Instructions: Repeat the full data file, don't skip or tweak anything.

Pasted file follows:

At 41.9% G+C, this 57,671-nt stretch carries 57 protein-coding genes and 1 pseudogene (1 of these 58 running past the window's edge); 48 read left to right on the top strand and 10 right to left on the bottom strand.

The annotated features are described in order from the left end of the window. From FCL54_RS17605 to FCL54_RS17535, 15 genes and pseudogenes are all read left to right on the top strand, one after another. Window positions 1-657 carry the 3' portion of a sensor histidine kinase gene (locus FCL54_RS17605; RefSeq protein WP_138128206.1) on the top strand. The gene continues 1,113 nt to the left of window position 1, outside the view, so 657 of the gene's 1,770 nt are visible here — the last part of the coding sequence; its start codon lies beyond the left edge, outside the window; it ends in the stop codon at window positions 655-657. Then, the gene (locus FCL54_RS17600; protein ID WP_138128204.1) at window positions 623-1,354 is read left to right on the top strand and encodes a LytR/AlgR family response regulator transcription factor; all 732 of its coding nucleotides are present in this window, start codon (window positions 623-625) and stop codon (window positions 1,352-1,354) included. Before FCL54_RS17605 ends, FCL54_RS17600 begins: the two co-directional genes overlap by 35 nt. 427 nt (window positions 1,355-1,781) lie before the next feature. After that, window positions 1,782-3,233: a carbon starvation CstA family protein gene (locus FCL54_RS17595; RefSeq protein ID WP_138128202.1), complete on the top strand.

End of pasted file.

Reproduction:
At 41.9% G+C, this 57,671-nt stretch carries 57 protein-coding genes and 1 pseudogene (1 of these 58 running past the window's edge); 48 read left to right on the top strand and 10 right to left on the bottom strand.

The annotated features are described in order from the left end of the window. From FCL54_RS17605 to FCL54_RS17535, 15 genes and pseudogenes are all read left to right on the top strand, one after another. Window positions 1-657 carry the 3' portion of a sensor histidine kinase gene (locus FCL54_RS17605; RefSeq protein WP_138128206.1) on the top strand. The gene continues 1,113 nt to the left of window position 1, outside the view, so 657 of the gene's 1,770 nt are visible here — the last part of the coding sequence; its start codon lies beyond the left edge, outside the window; it ends in the stop codon at window positions 655-657. Then, the gene (locus FCL54_RS17600; protein ID WP_138128204.1) at window positions 623-1,354 is read left to right on the top strand and encodes a LytR/AlgR family response regulator transcription factor; all 732 of its coding nucleotides are present in this window, start codon (window positions 623-625) and stop codon (window positions 1,352-1,354) included. Before FCL54_RS17605 ends, FCL54_RS17600 begins: the two co-directional genes overlap by 35 nt. 427 nt (window positions 1,355-1,781) lie before the next feature. After that, window positions 1,782-3,233: a carbon starvation CstA family protein gene (locus FCL54_RS17595; RefSeq protein ID WP_138128202.1), complete on the top strand.